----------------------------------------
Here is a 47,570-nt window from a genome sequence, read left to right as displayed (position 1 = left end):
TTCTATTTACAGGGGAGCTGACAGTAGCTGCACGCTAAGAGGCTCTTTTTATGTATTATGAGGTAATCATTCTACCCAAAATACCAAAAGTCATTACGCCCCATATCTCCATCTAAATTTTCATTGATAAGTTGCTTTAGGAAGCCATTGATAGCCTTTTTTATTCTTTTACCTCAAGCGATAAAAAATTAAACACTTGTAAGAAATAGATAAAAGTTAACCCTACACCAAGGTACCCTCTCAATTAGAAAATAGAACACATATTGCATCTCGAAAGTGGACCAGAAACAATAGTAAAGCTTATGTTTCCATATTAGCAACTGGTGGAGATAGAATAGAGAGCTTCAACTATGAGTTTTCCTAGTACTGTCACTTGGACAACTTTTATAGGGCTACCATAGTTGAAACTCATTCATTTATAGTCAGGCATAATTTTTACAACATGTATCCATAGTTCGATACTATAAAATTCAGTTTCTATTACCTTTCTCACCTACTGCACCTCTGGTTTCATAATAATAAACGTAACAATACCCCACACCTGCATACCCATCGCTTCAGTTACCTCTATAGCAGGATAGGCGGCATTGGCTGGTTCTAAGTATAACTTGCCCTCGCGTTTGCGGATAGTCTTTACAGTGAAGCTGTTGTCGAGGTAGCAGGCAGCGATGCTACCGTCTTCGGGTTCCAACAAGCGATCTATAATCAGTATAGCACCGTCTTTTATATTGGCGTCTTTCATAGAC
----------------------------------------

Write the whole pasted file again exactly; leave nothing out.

Here is a 47,570-nt window from a genome sequence, read left to right as displayed (position 1 = left end):
TTCTATTTACAGGGGAGCTGACAGTAGCTGCACGCTAAGAGGCTCTTTTTATGTATTATGAGGTAATCATTCTACCCAAAATACCAAAAGTCATTACGCCCCATATCTCCATCTAAATTTTCATTGATAAGTTGCTTTAGGAAGCCATTGATAGCCTTTTTTATTCTTTTACCTCAAGCGATAAAAAATTAAACACTTGTAAGAAATAGATAAAAGTTAACCCTACACCAAGGTACCCTCTCAATTAGAAAATAGAACACATATTGCATCTCGAAAGTGGACCAGAAACAATAGTAAAGCTTATGTTTCCATATTAGCAACTGGTGGAGATAGAATAGAGAGCTTCAACTATGAGTTTTCCTAGTACTGTCACTTGGACAACTTTTATAGGGCTACCATAGTTGAAACTCATTCATTTATAGTCAGGCATAATTTTTACAACATGTATCCATAGTTCGATACTATAAAATTCAGTTTCTATTACCTTTCTCACCTACTGCACCTCTGGTTTCATAATAATAAACGTAACAATACCCCACACCTGCATACCCATCGCTTCAGTTACCTCTATAGCAGGATAGGCGGCATTGGCTGGTTCTAAGTATAACTTGCCCTCGCGTTTGCGGATAGTCTTTACAGTGAAGCTGTTGTCGAGGTAGCAGGCAGCGATGCTACCGTCTTCGGGTTCCAACAAGCGATCTATAATCAGTATAGCACCGTCTTTTATATTGGCGTCTTTCATAGAC